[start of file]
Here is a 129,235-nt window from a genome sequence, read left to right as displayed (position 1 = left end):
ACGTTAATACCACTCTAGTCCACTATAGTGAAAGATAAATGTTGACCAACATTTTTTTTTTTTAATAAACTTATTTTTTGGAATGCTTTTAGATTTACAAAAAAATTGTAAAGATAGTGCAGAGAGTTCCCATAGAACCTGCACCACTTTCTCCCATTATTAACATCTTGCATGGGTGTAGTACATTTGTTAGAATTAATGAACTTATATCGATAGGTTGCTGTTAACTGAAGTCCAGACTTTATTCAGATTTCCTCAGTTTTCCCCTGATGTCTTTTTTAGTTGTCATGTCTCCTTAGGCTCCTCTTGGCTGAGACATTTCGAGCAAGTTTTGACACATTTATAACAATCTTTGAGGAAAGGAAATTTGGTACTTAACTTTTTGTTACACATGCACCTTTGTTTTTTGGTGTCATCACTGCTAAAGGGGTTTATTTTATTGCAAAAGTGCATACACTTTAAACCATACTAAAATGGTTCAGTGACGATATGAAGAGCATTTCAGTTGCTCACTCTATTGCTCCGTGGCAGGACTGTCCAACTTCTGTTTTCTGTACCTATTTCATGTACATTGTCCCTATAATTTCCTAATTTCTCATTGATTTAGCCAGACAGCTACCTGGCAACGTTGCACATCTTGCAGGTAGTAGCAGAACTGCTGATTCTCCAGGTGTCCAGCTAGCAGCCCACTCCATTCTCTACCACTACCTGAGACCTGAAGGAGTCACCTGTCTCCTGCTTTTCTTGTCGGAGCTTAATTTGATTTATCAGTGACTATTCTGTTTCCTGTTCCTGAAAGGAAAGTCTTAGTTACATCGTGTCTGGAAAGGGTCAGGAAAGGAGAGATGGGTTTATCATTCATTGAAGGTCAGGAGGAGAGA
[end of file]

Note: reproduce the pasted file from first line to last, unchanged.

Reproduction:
Here is a 129,235-nt window from a genome sequence, read left to right as displayed (position 1 = left end):
ACGTTAATACCACTCTAGTCCACTATAGTGAAAGATAAATGTTGACCAACATTTTTTTTTTTTAATAAACTTATTTTTTGGAATGCTTTTAGATTTACAAAAAAATTGTAAAGATAGTGCAGAGAGTTCCCATAGAACCTGCACCACTTTCTCCCATTATTAACATCTTGCATGGGTGTAGTACATTTGTTAGAATTAATGAACTTATATCGATAGGTTGCTGTTAACTGAAGTCCAGACTTTATTCAGATTTCCTCAGTTTTCCCCTGATGTCTTTTTTAGTTGTCATGTCTCCTTAGGCTCCTCTTGGCTGAGACATTTCGAGCAAGTTTTGACACATTTATAACAATCTTTGAGGAAAGGAAATTTGGTACTTAACTTTTTGTTACACATGCACCTTTGTTTTTTGGTGTCATCACTGCTAAAGGGGTTTATTTTATTGCAAAAGTGCATACACTTTAAACCATACTAAAATGGTTCAGTGACGATATGAAGAGCATTTCAGTTGCTCACTCTATTGCTCCGTGGCAGGACTGTCCAACTTCTGTTTTCTGTACCTATTTCATGTACATTGTCCCTATAATTTCCTAATTTCTCATTGATTTAGCCAGACAGCTACCTGGCAACGTTGCACATCTTGCAGGTAGTAGCAGAACTGCTGATTCTCCAGGTGTCCAGCTAGCAGCCCACTCCATTCTCTACCACTACCTGAGACCTGAAGGAGTCACCTGTCTCCTGCTTTTCTTGTCGGAGCTTAATTTGATTTATCAGTGACTATTCTGTTTCCTGTTCCTGAAAGGAAAGTCTTAGTTACATCGTGTCTGGAAAGGGTCAGGAAAGGAGAGATGGGTTTATCATTCATTGAAGGTCAGGAGGAGAGA